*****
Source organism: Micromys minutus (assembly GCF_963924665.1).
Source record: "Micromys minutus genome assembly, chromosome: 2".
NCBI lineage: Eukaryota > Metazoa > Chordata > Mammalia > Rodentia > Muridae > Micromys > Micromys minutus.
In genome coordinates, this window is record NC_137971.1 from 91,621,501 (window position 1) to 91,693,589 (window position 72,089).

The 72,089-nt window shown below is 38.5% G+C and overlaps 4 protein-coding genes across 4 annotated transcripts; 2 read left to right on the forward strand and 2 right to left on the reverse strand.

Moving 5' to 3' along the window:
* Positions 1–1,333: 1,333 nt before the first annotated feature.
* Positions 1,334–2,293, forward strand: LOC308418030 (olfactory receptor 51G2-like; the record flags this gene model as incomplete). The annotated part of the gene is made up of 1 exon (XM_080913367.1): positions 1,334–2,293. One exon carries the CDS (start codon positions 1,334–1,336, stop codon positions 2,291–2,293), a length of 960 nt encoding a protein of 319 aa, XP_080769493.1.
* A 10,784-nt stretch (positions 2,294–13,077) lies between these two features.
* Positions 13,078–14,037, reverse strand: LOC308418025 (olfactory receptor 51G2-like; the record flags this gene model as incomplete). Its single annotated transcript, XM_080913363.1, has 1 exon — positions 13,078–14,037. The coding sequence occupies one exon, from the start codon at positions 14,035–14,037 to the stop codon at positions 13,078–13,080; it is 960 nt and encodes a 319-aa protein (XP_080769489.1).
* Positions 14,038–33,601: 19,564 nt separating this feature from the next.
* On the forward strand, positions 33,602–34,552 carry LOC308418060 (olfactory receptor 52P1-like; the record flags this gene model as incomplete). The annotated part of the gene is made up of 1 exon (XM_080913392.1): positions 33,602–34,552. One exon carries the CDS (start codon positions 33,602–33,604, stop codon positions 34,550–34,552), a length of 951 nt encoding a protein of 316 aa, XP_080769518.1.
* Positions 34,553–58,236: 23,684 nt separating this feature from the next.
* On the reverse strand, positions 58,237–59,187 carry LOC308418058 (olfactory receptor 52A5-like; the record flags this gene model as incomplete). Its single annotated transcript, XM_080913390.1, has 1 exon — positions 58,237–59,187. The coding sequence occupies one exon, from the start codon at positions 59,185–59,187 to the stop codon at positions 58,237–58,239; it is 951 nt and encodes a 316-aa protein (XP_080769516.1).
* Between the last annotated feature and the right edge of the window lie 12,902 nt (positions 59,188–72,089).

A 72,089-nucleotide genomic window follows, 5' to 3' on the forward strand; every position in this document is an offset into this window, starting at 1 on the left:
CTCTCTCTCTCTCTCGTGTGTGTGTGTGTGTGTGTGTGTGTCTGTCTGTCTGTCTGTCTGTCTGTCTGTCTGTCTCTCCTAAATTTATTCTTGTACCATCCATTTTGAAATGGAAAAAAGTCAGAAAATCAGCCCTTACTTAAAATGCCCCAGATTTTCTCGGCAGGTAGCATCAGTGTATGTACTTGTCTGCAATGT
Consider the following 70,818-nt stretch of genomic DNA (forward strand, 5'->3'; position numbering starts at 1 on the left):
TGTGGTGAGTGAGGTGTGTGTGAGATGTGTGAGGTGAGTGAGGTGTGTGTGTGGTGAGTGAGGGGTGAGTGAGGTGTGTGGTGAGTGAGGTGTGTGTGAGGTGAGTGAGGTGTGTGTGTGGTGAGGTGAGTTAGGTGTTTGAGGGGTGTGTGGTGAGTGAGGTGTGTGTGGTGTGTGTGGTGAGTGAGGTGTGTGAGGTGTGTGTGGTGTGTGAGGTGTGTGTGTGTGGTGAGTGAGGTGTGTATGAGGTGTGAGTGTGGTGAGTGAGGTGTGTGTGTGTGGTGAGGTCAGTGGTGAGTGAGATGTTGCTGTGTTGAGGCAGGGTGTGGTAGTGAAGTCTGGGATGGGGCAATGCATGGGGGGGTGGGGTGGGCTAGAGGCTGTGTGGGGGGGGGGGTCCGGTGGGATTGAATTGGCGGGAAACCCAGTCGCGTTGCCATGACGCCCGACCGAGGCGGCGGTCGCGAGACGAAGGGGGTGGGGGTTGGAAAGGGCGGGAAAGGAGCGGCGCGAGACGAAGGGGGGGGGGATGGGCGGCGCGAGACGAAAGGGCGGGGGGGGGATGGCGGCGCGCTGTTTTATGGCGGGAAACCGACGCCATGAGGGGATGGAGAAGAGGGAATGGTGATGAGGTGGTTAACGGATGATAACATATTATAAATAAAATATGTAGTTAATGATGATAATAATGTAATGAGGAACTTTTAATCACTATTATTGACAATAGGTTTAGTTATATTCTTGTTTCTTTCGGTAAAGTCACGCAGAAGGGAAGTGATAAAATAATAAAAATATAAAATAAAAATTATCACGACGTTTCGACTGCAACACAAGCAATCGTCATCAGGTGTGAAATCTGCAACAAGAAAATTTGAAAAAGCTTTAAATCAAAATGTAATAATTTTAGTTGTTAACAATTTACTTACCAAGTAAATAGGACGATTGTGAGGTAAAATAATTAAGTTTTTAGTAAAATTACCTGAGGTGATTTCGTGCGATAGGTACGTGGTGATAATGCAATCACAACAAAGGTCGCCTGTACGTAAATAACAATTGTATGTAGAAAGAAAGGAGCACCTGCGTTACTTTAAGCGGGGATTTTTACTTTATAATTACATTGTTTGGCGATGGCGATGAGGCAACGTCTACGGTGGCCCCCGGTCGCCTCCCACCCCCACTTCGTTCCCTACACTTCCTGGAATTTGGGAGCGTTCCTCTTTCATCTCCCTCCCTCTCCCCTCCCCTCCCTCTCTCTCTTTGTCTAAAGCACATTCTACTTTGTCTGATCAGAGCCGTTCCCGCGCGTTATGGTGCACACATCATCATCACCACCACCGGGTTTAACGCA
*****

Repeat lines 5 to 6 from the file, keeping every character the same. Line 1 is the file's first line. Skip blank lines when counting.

The 72,089-nt window shown below is 38.5% G+C and overlaps 4 protein-coding genes across 4 annotated transcripts; 2 read left to right on the forward strand and 2 right to left on the reverse strand.

Moving 5' to 3' along the window: